As we move into 2021 and 2022, the biggest questions mark for many real estate professionals is the Student Housing market. Where is it going?
With so many different viewpoints, there may not be one answer only. Let’s take a look.
The first wave of “adjustments” has to be the current CV-19 restrictions, which almost all college campuses are facing. In spite of these however, the student housing market seems to be a bull market. According to REALPAGE we’re enjoying a relatively positive outcome as the 2020-2021 school year is between 12% and 20% below seasonal averages.
At a time when many are limiting their outside activities or simply “staying home” I’m hard pressed to find a comparable segment of the real estate market which has performed so well when facing this much pressure. As many programs have moved to online delivery, I remain bullish on off-campus housing.
That’s right…Off-campus housing.
As many institutions are forced to make difficult choices, housing, especially in large and mid-size cities are expected to see a shift from on-campus to off-campus. How fast that happens? We will soon find out.
The second factor to consider is the integration of online learning. Although the concept has been around for a long time, its ubiquity has been lacking. In fact, it’s been downright rejected by many students, and why not? It previously meant more work for them. But wait! Things have changed. Online learning is now easier and much reliable. Undertaking the exercise of rising early, actually putting on pants, and then commuting to class is a part of history for a large part of the latest crop.
According to Inside Higher Ed, it makes a lot of sense to make this part of the educational experience on a permanent basis. Similar to how certain students are visual learners and others are auditory learners, certain elements should be covered in class, while others are best delivered online.
That’s two gold starts for student housing.
The third topic is one of the most emotive for students and parents alike. Student debt.
As witnesses on Fox News, the political discussion around what to do with the billions owed is far from over. On the one hand, the argument of “moral hazard” floats straight to the top, but on the other hand, not forgiving any amount will lead to bigger consequences. So many Americans will never reach their full potential. While there is no exact estimate for a student loan forgiveness price tag, the Congressional Budget Office estimated that merely the cancellation of $10,000 in student debt for all borrowers could cost between $250-300 billion, piling on to the growing national debt of over $27 trillion.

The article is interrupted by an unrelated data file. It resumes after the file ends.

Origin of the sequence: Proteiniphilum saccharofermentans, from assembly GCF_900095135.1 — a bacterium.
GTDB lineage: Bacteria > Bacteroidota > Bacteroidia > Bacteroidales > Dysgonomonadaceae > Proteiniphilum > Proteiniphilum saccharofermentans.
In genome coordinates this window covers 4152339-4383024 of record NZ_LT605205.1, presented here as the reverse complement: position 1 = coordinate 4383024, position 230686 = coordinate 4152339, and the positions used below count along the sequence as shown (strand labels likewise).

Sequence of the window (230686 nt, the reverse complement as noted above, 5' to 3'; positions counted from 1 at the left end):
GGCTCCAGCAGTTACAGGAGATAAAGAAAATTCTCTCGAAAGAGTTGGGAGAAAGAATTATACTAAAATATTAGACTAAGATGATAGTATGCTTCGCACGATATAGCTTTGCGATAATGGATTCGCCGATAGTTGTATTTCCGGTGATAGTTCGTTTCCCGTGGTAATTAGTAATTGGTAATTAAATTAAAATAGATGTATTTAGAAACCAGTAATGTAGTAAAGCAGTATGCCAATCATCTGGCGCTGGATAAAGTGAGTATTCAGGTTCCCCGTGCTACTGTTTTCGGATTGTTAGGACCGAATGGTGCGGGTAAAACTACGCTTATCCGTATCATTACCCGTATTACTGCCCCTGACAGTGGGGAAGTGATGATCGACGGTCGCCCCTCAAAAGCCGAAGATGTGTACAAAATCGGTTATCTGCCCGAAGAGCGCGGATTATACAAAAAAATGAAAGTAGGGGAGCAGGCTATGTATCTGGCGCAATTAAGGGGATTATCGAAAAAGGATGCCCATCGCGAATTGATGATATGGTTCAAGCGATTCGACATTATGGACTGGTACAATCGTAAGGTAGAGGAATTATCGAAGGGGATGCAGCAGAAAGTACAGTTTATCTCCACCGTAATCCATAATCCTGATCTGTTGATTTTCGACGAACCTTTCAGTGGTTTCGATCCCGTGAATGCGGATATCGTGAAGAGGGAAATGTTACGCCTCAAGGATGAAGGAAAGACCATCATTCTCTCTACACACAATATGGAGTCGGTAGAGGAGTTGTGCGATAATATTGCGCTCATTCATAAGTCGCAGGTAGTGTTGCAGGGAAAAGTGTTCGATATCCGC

Instead, this paves the way to the concept of Targeted Education. As discussed on EdNews Daily “Targeted teaching is all about setting students up for success. Rather than hoping a certain topic hits the mark, it provides a progressive framework to ensure chosen tasks are purposeful, practical, and personal for the given learner. Progressing inwards from the outermost ring represents the powerful, and all important, evolution from Memory to Meaning to Me”. As far as I’m concerned, a great idea.
So, where is student housing really going to be in 5 years, 10, years, and beyond?
One thing for sure is that it will depend on what’s done by the educational providers. Will education become one standard across the board? Similar to the drugs industry? Everyone is offered the generic brand at a minimal cost (which includes tax subsidies, grants, etc.)? And for those who want the recognizable name brands…well they’ll have to pay extra.
Only time will tell, but in the meantime, I’ll be lined up at the starting line with the other bulls, ready to take on the crowds. Whether dorms remain dorms or become a student version of a “workshare space” remains to be seen. But if there’s one thing I’m willing to bet on, it’s that the need for in-person interactions will remain important and those university-aged students will want their own space.
I want to hear what you have to say. Add your thoughts to the comments and let’s keep this conversation going.
– For Real Estate Trends, I’m Moses Gross.